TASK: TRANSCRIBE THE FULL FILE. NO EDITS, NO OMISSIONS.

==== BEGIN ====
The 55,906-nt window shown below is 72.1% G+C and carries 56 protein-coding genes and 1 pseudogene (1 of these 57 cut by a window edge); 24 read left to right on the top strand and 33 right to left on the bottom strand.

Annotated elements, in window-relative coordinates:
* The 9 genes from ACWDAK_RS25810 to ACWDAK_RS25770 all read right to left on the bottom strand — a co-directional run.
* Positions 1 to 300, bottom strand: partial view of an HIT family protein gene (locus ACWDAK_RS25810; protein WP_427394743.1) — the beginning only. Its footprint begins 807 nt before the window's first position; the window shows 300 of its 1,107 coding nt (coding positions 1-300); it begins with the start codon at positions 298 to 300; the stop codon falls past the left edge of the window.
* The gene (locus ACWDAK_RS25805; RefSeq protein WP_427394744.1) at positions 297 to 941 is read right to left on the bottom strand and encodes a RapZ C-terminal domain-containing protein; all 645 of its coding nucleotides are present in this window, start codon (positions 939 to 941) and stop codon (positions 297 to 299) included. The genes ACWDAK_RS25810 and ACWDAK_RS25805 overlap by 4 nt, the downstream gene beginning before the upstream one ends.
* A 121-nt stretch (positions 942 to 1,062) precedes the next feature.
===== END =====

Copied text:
The 55,906-nt window shown below is 72.1% G+C and carries 56 protein-coding genes and 1 pseudogene (1 of these 57 cut by a window edge); 24 read left to right on the top strand and 33 right to left on the bottom strand.

Annotated elements, in window-relative coordinates:
* The 9 genes from ACWDAK_RS25810 to ACWDAK_RS25770 all read right to left on the bottom strand — a co-directional run.
* Positions 1 to 300, bottom strand: partial view of an HIT family protein gene (locus ACWDAK_RS25810; protein WP_427394743.1) — the beginning only. Its footprint begins 807 nt before the window's first position; the window shows 300 of its 1,107 coding nt (coding positions 1-300); it begins with the start codon at positions 298 to 300; the stop codon falls past the left edge of the window.
* The gene (locus ACWDAK_RS25805; RefSeq protein WP_427394744.1) at positions 297 to 941 is read right to left on the bottom strand and encodes a RapZ C-terminal domain-containing protein; all 645 of its coding nucleotides are present in this window, start codon (positions 939 to 941) and stop codon (positions 297 to 299) included. The genes ACWDAK_RS25810 and ACWDAK_RS25805 overlap by 4 nt, the downstream gene beginning before the upstream one ends.
* A 121-nt stretch (positions 942 to 1,062) precedes the next feature.